‘Precision agriculture’ where farmers respond in real time to changes in crop growth using nanotechnology and artificial intelligence (AI) could offer a practical solution to the challenges threatening global food security, a new study reveals.
Climate change, increasing populations, competing demands on land for production of biofuels and declining soil quality mean it is becoming increasingly difficult to feed the world’s populations.
The United Nations (UN) estimates that 840 million people will be affected by hunger by 2030, but researchers have developed a roadmap combining smart and nano-enabled agriculture with AI and machine learning capabilities that could help to reduce this number.
Publishing their findings today in Nature Plants, an international team of researchers led by the University of Birmingham sets out the following steps needed to use AI to harness the power of nanomaterials.
Steps needed to use AI to harness the power of nanomaterials safely, sustainably and responsibly:
- Understand the long-term fate of nanomaterials in agricultural environments – how nanomaterials can interact with roots, leaves and soil;
- Assess the long-term life cycle impact of nanomaterials in the agricultural ecosystem such as how repeated application of nanomaterials will affect soils;
- Take a systems-level approach to nano-enabled agriculture – use existing data on soil quality, crop yield and nutrient-use efficiency (NUE) to predict how nanomaterials will behave in the environment; and
- Use AI and machine learning to identify key properties that will control the behaviour of nanomaterials in agricultural settings.
Study co-author Iseult Lynch, Professor of Environmental Nanosciences at the University of Birmingham, commented: “Current estimates show nearly 690 million people are hungry - almost nine per cent of the planet’s population. Finding sustainable agricultural solutions to this problem requires us to take bold new approaches and integrate knowledge from diverse fields, such as materials science and informatics.
“Precision agriculture, using nanotechnology and artificial intelligence, offers exciting opportunities for sustainable food production. We can link existing models for nutrient cycling and crop productivity with nanoinformatics approaches to help both crops and soil perform better - safely, sustainably and responsibly.”
The main driver for innovation in agritech is the need to feed the increasing global population with a decreasing agricultural land area, whilst conserving soil health and protecting environmental quality.
Intensification of agriculture has resulted in extremely poor global NUE, which poses a serious threat to environmental quality as large amounts of nutrients are lost to water and air - warming the planet, with nearly 11% of global greenhouse gas emissions coming from agriculture.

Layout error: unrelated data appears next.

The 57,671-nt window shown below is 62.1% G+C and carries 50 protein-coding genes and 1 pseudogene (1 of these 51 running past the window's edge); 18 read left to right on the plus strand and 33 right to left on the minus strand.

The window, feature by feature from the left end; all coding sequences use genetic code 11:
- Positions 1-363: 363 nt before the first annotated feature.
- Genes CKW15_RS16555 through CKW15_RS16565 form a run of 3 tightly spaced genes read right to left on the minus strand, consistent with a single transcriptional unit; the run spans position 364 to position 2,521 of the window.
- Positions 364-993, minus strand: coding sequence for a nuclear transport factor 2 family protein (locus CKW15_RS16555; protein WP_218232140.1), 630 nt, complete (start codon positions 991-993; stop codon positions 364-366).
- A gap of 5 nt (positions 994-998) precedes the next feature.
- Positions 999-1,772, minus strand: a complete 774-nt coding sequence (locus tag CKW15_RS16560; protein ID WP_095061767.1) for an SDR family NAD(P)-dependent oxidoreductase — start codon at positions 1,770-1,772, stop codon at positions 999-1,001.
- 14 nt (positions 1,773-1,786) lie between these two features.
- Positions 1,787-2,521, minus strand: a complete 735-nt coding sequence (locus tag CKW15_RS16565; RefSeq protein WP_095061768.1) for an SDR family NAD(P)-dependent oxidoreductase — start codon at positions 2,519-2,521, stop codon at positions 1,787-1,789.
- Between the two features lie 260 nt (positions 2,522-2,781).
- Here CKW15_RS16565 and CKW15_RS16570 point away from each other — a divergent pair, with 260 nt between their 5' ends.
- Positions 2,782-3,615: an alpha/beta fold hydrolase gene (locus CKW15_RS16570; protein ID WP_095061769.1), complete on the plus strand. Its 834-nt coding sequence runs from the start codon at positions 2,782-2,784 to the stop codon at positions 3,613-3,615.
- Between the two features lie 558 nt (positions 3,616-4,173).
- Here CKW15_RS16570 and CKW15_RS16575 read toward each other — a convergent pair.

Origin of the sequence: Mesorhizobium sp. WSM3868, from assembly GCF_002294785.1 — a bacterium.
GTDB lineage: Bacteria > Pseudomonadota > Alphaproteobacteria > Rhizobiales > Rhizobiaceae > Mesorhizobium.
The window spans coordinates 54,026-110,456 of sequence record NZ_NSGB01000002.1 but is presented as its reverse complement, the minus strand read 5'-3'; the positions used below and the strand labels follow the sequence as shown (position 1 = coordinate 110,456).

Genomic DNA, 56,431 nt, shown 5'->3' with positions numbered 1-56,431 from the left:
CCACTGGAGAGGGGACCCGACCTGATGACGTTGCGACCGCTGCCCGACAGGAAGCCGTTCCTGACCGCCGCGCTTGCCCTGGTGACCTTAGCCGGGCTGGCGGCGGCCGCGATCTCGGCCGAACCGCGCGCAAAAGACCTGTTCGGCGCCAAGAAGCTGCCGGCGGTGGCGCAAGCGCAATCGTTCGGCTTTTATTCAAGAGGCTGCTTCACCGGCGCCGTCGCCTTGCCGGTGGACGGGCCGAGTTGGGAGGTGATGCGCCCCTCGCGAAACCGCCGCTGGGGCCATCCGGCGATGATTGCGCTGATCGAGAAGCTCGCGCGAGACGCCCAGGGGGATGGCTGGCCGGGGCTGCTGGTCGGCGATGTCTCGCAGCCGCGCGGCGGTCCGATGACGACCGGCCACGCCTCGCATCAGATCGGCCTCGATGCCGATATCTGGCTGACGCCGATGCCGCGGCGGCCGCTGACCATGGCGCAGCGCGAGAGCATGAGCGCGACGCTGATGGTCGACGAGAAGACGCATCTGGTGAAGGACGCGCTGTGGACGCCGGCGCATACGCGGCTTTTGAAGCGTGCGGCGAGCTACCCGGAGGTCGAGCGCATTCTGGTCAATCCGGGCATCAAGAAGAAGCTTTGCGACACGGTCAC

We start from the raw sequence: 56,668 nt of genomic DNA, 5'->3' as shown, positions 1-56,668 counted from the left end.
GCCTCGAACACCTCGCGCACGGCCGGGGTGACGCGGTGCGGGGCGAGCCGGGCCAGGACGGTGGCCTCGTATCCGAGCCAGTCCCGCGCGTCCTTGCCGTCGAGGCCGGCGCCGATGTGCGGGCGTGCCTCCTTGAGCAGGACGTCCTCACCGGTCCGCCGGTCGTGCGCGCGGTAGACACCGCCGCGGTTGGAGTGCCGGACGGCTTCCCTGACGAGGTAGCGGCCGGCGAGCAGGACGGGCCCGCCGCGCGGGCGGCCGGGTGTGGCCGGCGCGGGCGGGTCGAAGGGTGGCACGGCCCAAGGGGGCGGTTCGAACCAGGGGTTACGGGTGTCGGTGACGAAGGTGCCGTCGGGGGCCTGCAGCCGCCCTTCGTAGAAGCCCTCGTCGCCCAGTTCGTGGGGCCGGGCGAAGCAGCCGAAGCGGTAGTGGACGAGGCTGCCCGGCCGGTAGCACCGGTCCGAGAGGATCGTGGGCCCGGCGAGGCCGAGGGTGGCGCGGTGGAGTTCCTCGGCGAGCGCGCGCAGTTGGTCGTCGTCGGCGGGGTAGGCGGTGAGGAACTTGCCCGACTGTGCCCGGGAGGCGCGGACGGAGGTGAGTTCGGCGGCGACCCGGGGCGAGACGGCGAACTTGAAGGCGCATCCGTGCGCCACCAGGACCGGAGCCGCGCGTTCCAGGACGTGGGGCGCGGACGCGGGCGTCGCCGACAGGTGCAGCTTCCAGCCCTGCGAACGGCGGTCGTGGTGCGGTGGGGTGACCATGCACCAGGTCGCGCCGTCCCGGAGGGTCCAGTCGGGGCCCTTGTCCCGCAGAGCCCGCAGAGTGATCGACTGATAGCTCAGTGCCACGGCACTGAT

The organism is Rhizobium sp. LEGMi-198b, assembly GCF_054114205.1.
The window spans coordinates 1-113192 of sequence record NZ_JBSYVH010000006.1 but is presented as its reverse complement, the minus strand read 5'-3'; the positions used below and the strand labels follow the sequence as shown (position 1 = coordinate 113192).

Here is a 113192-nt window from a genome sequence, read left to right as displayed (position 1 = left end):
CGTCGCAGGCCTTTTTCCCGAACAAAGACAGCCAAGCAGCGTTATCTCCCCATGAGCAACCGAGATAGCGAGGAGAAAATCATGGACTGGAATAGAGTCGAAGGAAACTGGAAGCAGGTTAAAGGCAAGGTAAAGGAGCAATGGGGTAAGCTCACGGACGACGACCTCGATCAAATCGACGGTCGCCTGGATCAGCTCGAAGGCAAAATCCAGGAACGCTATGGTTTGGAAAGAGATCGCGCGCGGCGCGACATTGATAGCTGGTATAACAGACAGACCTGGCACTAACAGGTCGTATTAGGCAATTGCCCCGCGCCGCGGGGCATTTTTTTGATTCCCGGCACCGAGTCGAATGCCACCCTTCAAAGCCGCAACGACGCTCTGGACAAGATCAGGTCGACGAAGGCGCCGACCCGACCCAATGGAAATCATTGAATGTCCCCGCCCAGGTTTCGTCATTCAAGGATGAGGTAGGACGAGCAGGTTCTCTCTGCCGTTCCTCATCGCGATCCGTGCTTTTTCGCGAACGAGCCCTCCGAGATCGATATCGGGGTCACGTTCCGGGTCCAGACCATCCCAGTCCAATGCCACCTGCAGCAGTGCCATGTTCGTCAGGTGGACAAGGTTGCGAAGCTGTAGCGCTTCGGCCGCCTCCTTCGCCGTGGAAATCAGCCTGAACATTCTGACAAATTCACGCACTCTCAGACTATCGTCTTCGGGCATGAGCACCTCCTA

Of particular concern is the emission of the ‘laughing gas’ nitrous oxide as a result of excessive nitrogen fertilization of land, which is 300 times more potent than carbon dioxide in inducing global warming. Some 70% of the anthropogenic source nitrous oxide emissions into air are contributed from the agricultural sector.
Nano fertilizers offers the potential to target crop fertility, enhance NUE and reduce nitrous oxide emission, which can thus help support the net zero greenhouse gas emission by 2050 targets under the UK Climate Change Act.
The research team, which includes experts from the Hellenic Military Academy, in Vari, Greece and Novamechanics Ltd, in Nicosia, Cyprus, note that nanotechnology offers great potential to enhance agriculture in four key ways:
• Improving production rates and crop yields;
• Boosting soil health and plant resilience;
• Improving the efficiency of resources, such as fertiliser, and reducing pollution; and
• Developing smart sensor plants that can alert farmers to environmental stresses.
Co-author Dr Peng Zhang, a Marie Skłodowska-Curie Research Fellow at the University of Birmingham, commented: “Computational approaches including AI and machine learning will have a critical role in driving the progress of nano-enabled agriculture. Such approaches are already starting to gain regulatory acceptance for safety assessment of nanomaterials, allowing the development of safe-by-design nanomaterials for consumer products and medicine.
“Integrating AI and nanotechnology into precision agriculture will play a vital role in probing the design parameters of nanomaterials for use in fertilizer and pesticide delivery to ensure minimal impacts on soil health coupled with minimal nanomaterial residues remaining in the edible tissue portions - helping to ensure safe and sustainable agriculture.”